Recently I saw a press release from the U.S. Attorney's Office reporting that a chiropractor had been sentenced in an insurance fraud case. Now this isn't a unique situation; through various sources, I hear about cases all over the country of chiropractors' misdeeds. I was distressed because the doctor involved is a former student. Unfortunately, this isn't unique either, as I have had a few former students run afoul of the law.
There are a few things that do make this particular case unique. He was a patient of a good friend since a pre-teen and neither my friend nor I didn't see "criminal" in his makeup. I have had other students I didn't anticipate such problems with, and in every case I can point to the bad influence - the chiropractor they worked for - as the reason they lost their moral bearings. In this case, however, the doctor isn't an employee; he owns his own practice.
Over the years, I have thought about what causes a honest person to break their moral compass. One explanation comes from the experiments of Yale psychologist Stanley Milgram. He was interested in discovering how the Nazis got so many people to participate in the murders of millions in the Holocaust. Some question the research ethics of his study - the basic setup was that the subjects were deceived into thinking they were going to help researchers with an experiment, rather than actually be the subjects. The experiment they thought they were conducting was to determine if electrical shocks helped stimulate "research subjects" (who were really part of the research team) learn better.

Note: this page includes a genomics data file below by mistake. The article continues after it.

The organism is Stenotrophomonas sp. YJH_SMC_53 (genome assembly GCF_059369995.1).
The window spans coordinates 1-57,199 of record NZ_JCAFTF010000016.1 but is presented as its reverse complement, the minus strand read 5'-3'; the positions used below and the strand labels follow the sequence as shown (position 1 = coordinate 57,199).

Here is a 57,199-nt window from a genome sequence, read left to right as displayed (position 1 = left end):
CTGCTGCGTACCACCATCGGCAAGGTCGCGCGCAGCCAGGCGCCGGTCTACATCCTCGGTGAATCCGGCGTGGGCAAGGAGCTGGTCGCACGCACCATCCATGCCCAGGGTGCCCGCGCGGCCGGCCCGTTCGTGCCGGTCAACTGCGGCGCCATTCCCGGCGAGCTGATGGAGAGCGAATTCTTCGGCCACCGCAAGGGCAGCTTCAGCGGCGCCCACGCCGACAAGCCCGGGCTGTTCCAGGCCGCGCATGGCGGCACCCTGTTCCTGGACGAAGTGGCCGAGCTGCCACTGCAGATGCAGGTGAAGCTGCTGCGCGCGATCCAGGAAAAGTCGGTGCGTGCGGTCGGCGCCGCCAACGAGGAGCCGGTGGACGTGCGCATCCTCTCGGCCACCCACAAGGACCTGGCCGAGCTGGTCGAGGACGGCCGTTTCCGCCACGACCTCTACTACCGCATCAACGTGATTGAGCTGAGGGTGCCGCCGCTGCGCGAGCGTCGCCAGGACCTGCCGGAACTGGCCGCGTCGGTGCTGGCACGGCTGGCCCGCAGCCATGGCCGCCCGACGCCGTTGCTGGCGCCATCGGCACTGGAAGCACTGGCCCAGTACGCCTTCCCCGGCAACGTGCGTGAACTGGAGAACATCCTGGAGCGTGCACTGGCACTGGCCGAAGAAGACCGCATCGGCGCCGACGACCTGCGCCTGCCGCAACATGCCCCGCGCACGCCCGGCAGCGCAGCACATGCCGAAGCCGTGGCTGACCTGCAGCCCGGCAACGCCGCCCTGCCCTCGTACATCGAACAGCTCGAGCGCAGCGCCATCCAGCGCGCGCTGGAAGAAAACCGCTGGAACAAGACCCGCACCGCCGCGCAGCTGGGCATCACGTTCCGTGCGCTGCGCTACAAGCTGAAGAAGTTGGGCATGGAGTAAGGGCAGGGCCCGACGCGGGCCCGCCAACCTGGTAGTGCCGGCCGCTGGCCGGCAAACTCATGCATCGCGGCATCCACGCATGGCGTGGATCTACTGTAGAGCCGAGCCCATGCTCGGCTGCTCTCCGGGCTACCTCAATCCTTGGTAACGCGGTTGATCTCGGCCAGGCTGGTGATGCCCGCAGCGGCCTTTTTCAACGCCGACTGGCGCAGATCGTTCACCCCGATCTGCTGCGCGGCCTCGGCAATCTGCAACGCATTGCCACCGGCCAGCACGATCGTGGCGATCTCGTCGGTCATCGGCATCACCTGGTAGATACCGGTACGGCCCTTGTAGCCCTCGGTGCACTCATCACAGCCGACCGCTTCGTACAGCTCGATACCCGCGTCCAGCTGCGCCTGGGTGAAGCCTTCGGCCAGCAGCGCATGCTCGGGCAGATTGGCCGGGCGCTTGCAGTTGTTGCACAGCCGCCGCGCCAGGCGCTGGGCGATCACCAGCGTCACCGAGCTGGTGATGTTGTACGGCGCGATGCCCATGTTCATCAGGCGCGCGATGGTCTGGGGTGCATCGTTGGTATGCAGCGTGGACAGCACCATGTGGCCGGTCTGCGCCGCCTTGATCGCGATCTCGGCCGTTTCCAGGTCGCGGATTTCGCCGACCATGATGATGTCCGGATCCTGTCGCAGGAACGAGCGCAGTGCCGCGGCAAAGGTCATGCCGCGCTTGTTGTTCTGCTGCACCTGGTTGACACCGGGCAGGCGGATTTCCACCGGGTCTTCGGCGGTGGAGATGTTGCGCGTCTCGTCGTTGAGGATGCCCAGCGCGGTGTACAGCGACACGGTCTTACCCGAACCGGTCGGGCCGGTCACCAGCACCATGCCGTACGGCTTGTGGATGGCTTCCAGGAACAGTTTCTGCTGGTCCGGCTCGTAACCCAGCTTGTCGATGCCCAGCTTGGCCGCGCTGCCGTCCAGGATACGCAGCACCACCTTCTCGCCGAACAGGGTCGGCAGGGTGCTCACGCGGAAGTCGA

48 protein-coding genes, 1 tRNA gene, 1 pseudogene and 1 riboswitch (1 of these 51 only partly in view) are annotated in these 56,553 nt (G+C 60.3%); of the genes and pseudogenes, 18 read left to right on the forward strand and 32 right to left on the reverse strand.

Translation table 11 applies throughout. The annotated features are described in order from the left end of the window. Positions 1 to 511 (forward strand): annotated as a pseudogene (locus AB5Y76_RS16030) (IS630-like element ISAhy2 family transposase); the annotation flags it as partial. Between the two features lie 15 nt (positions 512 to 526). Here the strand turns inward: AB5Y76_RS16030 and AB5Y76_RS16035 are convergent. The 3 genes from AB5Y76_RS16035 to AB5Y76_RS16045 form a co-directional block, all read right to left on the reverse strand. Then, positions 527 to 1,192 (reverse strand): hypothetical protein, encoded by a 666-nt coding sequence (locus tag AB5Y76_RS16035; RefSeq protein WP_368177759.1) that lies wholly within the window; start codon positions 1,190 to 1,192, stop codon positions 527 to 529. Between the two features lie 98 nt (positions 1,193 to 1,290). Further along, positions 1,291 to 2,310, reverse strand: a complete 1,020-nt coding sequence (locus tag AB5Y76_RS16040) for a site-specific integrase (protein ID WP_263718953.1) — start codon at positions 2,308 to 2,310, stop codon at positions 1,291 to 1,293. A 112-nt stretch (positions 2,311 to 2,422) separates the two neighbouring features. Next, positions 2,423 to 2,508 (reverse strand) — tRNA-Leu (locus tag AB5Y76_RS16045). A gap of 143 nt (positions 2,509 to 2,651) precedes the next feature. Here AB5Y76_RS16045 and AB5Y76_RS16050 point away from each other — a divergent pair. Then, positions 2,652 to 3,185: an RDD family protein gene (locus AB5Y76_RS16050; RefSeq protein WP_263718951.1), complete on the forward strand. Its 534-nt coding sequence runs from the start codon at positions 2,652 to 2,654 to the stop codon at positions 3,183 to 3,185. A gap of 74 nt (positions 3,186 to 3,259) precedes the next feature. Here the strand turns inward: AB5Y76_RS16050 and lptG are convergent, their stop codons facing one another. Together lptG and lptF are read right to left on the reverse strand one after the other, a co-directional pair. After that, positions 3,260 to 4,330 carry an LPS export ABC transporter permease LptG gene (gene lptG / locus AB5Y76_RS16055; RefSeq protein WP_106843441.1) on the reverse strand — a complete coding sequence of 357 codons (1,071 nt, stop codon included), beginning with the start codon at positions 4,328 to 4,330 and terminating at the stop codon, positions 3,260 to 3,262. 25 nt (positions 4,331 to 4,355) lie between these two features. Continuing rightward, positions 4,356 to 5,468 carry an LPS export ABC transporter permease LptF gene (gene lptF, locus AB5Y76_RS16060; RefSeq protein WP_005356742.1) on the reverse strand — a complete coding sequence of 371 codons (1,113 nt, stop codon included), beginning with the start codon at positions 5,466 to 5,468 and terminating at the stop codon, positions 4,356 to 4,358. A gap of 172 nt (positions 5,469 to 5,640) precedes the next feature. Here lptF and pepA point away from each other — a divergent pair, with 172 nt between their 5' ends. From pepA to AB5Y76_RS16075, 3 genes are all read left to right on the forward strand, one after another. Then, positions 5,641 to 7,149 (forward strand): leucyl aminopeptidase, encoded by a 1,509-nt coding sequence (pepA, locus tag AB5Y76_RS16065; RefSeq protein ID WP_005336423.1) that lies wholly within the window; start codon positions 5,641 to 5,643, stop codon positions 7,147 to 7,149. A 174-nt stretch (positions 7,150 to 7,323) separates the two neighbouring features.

The real subjects were told to give increasing levels of electrical shocks to the "learners." No actual shocks were given to the "learners," but they acted as if they had been shocked. In the first experiment, 65 percent of subjects administered what they believed were lethal shocks of 450 volts!
This series of studies showed that people tend to obey people in authority. Having researchers in lab coats or from a prestigious Ivy League school was apparently a big motivator. Additionally, in general, people do what their peers do. Thus, having people "conducting" the same experiment near the subject and telling them how they had given the maximum electrical charge to their "subject" proved to be effective. Finally, the subjects found it easier to comply if there were more distance (literally and figuratively) between themselves and the victim. For example, in one experiment the subjects ordered someone else to administer the shocks.
In clinical practice, this might explain an associate doctor committing fraud under the orders of their boss. The fact that other associates also commit fraud would make it easier for people to go against their own moral standards of honesty. The fact that the insurance company makes the person harmed (the stockholder) so distant and faceless makes it even easier to commit the fraud. This doesn't explain my former student's case, as no one in authority pushed him to commit fraud. I do not know if he has any friends/peers who committed the same kind of fraud and may not yet be indicted.